Last week, students at Eastside Memorial High School delivered a letter inviting the state’s top education administrator for a visit to hear how the threat of the school’s closure for poor academic performance affected them. It was a long shot, but yesterday Michael Williams spent almost two hours at Eastside Memorial. Students welcomed his visit, but the threat of closure remains.
As Williams’ visit approached, school administrators darted through the impeccable hallways shooting instructions to each other over walkie-talkies. Some students wore ties and sported fresh haircuts.
Williams first visited a college-level English class. Nancy Castañeda, 17, led him through a short-story reading exercise where she had to find how a character is central to a story’s main idea.
“I chose to write about ‘The Red Convertible,’ how, like characterization -- how at first his character is really happy and crazy,” she started.
But then, he goes off to war and comes back a changed man. The character ends up committing suicide.
“You expressed it quite well,” Williams said.
“Thank you!” Castañeda said.
Castañeda hopes the impression she made on Williams will somehow weigh on his decision regarding the future of Eastside Memorial. She’s aware he’s already closed other Texas schools, even an entire district near Houston.
“I am really into this school -- I’m a cheerleader, I’m a wrestler, I play softball and soccer,” she said. “And if they close down this school, it’s affecting my college. And I want him to be able to be like, it’s everyone’s college, yeah! Everyone’s. He has the power, and I really want him to choose it.”
Eastside has been rated academically unacceptable since 2004. In 2008, back when it was called Johnston High School, it was shut down. Later that year it reopened as Eastside Memorial, but the new name did not offer a new beginning. The school inherited years of academic troubles, and an exodus of teachers and students followed.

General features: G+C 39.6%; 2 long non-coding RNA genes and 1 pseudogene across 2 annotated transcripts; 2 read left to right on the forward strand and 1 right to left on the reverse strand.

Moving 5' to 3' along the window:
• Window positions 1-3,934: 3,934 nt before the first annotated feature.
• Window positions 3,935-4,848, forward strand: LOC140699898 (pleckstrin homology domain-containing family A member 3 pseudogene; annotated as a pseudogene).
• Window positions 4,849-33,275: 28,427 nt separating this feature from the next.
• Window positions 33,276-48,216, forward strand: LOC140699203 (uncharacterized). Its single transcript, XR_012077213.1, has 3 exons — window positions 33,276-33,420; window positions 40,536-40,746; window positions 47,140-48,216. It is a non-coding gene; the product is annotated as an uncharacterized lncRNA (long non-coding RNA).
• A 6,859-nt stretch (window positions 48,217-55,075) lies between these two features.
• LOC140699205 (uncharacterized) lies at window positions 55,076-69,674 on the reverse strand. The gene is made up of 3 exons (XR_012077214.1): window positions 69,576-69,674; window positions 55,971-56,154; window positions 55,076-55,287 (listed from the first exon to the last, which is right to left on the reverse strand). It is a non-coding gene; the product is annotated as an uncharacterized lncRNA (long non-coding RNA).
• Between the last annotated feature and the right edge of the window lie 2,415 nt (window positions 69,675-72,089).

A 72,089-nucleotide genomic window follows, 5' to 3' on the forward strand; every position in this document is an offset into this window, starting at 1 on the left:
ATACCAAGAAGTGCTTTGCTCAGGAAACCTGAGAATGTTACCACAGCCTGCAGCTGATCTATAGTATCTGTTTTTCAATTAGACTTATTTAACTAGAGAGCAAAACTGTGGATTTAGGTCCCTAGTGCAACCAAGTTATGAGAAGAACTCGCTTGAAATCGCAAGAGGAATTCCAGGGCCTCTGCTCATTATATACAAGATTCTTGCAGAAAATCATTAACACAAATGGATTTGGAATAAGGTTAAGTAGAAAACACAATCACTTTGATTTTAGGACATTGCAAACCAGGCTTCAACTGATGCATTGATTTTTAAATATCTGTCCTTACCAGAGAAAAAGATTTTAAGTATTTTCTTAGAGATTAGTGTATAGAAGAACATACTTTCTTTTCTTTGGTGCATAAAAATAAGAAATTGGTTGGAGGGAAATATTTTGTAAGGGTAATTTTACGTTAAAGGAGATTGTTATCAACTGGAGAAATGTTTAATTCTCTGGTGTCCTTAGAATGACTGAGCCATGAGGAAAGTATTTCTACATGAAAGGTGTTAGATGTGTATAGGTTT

As students ushered Commissioner Williams into the band room, his head began swinging to the music. He smiled and handed his cellphone to one of his aides, asking him to snap some pictures.
Seniors Elijah Cofield and Julian Nedrano wrote the letter Williams got last Thursday. They were his tour guides and stood in the back of the band room.
“We are probably experiencing history in the making right here,” Cofield said. “I can tell he obviously loves our blues band, and I hope he sees us in a different point of view and he helps us with everything that is going on with the school district that trying to close us down.”
Nedrano added, “The main reason why we are doing this is to eliminate the fear in our students, our friends, our teachers and to actually try to get stability in the school because all this inconsistency and the fear is not helping us at all.”
In the robotics room, Cofield told Williams the few teachers still at the campus inspire students to go to college even when the odds seem to be stacked against them. Many of the kids would be the first in their families to pursue higher education.
“I’d say Mr. Miller is like the father I wish I had,” Cofield told him. “When we came back from delivering the letter to you, he told us that if we were ever in a war he’d go down first and we’d go down second.” Williams laughed and said, “Let’s do this a different way: Nobody goes down, OK?”
The day ended with Williams holding a closed session with a group of students.
“The principal message to them is, number one, I heard what you wanted me to know,” Williams said afterward. “But if you’re asking what’s the decision that the commissioner is going to make? Well, I’m not making a decision until May or June. And I hope that the district makes the decision in advance.”
At this point, there appear to be three options for the school. The district can choose a third party to run the campus. The state can choose a third party. Or the school can be closed. AISD’s board meets this Saturday to discuss Eastside Memorial’s future.